Diatomaceous earth is made from the fossilized remains of tiny, aquatic organisms called diatoms. Their skeletons are made of a natural substance called silica. Over a long period of time, diatoms accumulated in the sediment of rivers, streams, lakes, and oceans. Today, silica deposits are mined from these areas.
Silica is very common in nature and makes up 26% of the earth’s crust by weight. Various forms of silica include sand, emerald, quartz, feldspar, mica, clay, asbestos, and glass. Silicon, a component of silica, does not exist naturally in its pure form. It usually reacts with oxygen and water to form silicon dioxide. Silicon dioxide has two naturally occurring forms: crystalline and amorphous. Most diatomaceous earth is made of amorphous silicon dioxide. Figure (1) Shows Diatomaceous Earth.
Fig. (1): Diatomaceous Earth
However, it can contain very low levels of crystalline silicon dioxide. The first pesticide products containing silicon dioxide (diatomaceous earth) were registered in 1960 to kill insects and mites.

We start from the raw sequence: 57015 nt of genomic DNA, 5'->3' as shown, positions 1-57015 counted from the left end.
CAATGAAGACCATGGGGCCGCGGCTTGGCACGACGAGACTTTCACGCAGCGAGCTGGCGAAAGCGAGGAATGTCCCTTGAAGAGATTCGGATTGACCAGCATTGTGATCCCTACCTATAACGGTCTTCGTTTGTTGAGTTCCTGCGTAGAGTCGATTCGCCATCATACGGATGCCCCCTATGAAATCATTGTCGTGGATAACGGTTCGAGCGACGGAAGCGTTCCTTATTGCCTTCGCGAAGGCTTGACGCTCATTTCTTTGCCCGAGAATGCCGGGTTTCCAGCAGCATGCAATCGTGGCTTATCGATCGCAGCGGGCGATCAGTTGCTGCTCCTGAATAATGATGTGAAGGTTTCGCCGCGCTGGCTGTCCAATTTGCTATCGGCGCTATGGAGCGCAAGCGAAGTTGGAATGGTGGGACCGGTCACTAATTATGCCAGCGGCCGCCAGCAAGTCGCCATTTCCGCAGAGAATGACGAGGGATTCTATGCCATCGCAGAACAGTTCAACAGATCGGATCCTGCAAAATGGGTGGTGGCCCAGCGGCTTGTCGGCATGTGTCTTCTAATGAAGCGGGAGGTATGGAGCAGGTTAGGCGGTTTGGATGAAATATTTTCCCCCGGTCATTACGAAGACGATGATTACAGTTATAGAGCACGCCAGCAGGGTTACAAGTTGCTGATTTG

Products containing diatomaceous earth are most commonly dusts. Other formulations include wettable powders and pressurized liquids. Currently, there are over 150 products registered for use inside and outside of buildings, farms, gardens, and pet kennels. Some products can also be used directly on dogs and cats.
Diatomaceous earth products are registered for use against bed bugs, cockroaches, crickets, fleas, ticks, spiders, and many other pests. There are thousands of non-pesticide products that contain diatomaceous earth. These include skin care products, toothpastes, foods, beverages, medicines, rubbers, paints, and water filters. The Food & Drug Administration lists diatomaceous earth as “Generally Recognized as Safe”. “Food grade” diatomaceous earth products are purified. They may be used as anticaking materials in feed, or as clarifiers for wine and beer.
Diatomaceous earth is not poisonous; it does not have to be eaten in order to be effective. Diatomaceous earth causes insects to dry out and die by absorbing the oils and fats from the cuticle of the insect’s exoskeleton. Its sharp edges are abrasive, speeding up the process. It remains effective as long as it is kept dry and undisturbed.